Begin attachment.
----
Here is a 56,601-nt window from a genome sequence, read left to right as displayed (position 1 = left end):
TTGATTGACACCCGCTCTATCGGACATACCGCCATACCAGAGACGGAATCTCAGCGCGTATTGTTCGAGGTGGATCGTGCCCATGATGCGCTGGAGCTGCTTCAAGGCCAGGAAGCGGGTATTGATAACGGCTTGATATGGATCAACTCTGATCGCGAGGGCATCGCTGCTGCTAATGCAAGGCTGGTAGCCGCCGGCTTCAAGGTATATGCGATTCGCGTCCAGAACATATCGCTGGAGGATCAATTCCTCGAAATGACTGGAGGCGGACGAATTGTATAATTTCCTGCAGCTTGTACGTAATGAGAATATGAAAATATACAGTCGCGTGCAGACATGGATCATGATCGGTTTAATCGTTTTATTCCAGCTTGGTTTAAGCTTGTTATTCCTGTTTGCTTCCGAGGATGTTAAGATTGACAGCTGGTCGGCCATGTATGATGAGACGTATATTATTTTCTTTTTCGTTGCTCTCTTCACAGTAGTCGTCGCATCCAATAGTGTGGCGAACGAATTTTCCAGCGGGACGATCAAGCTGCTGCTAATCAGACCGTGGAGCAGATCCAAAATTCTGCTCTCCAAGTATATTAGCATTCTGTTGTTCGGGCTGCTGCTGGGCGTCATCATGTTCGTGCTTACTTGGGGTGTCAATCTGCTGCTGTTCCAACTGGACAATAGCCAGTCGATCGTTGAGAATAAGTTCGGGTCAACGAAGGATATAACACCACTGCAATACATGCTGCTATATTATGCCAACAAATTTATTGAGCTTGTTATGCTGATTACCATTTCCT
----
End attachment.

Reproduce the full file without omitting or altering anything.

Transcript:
Here is a 56,601-nt window from a genome sequence, read left to right as displayed (position 1 = left end):
TTGATTGACACCCGCTCTATCGGACATACCGCCATACCAGAGACGGAATCTCAGCGCGTATTGTTCGAGGTGGATCGTGCCCATGATGCGCTGGAGCTGCTTCAAGGCCAGGAAGCGGGTATTGATAACGGCTTGATATGGATCAACTCTGATCGCGAGGGCATCGCTGCTGCTAATGCAAGGCTGGTAGCCGCCGGCTTCAAGGTATATGCGATTCGCGTCCAGAACATATCGCTGGAGGATCAATTCCTCGAAATGACTGGAGGCGGACGAATTGTATAATTTCCTGCAGCTTGTACGTAATGAGAATATGAAAATATACAGTCGCGTGCAGACATGGATCATGATCGGTTTAATCGTTTTATTCCAGCTTGGTTTAAGCTTGTTATTCCTGTTTGCTTCCGAGGATGTTAAGATTGACAGCTGGTCGGCCATGTATGATGAGACGTATATTATTTTCTTTTTCGTTGCTCTCTTCACAGTAGTCGTCGCATCCAATAGTGTGGCGAACGAATTTTCCAGCGGGACGATCAAGCTGCTGCTAATCAGACCGTGGAGCAGATCCAAAATTCTGCTCTCCAAGTATATTAGCATTCTGTTGTTCGGGCTGCTGCTGGGCGTCATCATGTTCGTGCTTACTTGGGGTGTCAATCTGCTGCTGTTCCAACTGGACAATAGCCAGTCGATCGTTGAGAATAAGTTCGGGTCAACGAAGGATATAACACCACTGCAATACATGCTGCTATATTATGCCAACAAATTTATTGAGCTTGTTATGCTGATTACCATTTCCT